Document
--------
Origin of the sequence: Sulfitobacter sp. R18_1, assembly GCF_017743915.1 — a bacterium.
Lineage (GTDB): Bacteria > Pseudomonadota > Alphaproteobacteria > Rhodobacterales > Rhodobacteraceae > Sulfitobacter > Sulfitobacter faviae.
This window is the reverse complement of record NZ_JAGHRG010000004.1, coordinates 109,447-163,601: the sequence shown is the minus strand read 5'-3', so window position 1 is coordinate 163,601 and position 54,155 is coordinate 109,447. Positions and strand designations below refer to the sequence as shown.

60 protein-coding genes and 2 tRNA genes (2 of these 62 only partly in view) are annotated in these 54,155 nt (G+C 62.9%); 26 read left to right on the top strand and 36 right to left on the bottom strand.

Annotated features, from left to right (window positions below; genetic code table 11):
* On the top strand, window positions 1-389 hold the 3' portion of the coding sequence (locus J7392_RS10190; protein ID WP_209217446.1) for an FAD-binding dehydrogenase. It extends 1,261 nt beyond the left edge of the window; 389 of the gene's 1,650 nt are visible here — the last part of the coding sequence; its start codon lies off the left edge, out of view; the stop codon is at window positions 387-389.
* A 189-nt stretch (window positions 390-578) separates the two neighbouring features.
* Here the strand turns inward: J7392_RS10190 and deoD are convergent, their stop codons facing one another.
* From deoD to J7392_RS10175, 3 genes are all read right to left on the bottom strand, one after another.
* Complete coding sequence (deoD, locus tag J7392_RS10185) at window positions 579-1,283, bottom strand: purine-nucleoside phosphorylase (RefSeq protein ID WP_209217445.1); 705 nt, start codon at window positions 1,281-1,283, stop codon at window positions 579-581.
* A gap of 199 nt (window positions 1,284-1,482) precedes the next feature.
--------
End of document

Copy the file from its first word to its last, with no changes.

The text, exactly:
Origin of the sequence: Sulfitobacter sp. R18_1, assembly GCF_017743915.1 — a bacterium.
Lineage (GTDB): Bacteria > Pseudomonadota > Alphaproteobacteria > Rhodobacterales > Rhodobacteraceae > Sulfitobacter > Sulfitobacter faviae.
This window is the reverse complement of record NZ_JAGHRG010000004.1, coordinates 109,447-163,601: the sequence shown is the minus strand read 5'-3', so window position 1 is coordinate 163,601 and position 54,155 is coordinate 109,447. Positions and strand designations below refer to the sequence as shown.

60 protein-coding genes and 2 tRNA genes (2 of these 62 only partly in view) are annotated in these 54,155 nt (G+C 62.9%); 26 read left to right on the top strand and 36 right to left on the bottom strand.

Annotated features, from left to right (window positions below; genetic code table 11):
* On the top strand, window positions 1-389 hold the 3' portion of the coding sequence (locus J7392_RS10190; protein ID WP_209217446.1) for an FAD-binding dehydrogenase. It extends 1,261 nt beyond the left edge of the window; 389 of the gene's 1,650 nt are visible here — the last part of the coding sequence; its start codon lies off the left edge, out of view; the stop codon is at window positions 387-389.
* A 189-nt stretch (window positions 390-578) separates the two neighbouring features.
* Here the strand turns inward: J7392_RS10190 and deoD are convergent, their stop codons facing one another.
* From deoD to J7392_RS10175, 3 genes are all read right to left on the bottom strand, one after another.
* Complete coding sequence (deoD, locus tag J7392_RS10185) at window positions 579-1,283, bottom strand: purine-nucleoside phosphorylase (RefSeq protein ID WP_209217445.1); 705 nt, start codon at window positions 1,281-1,283, stop codon at window positions 579-581.
* A gap of 199 nt (window positions 1,284-1,482) precedes the next feature.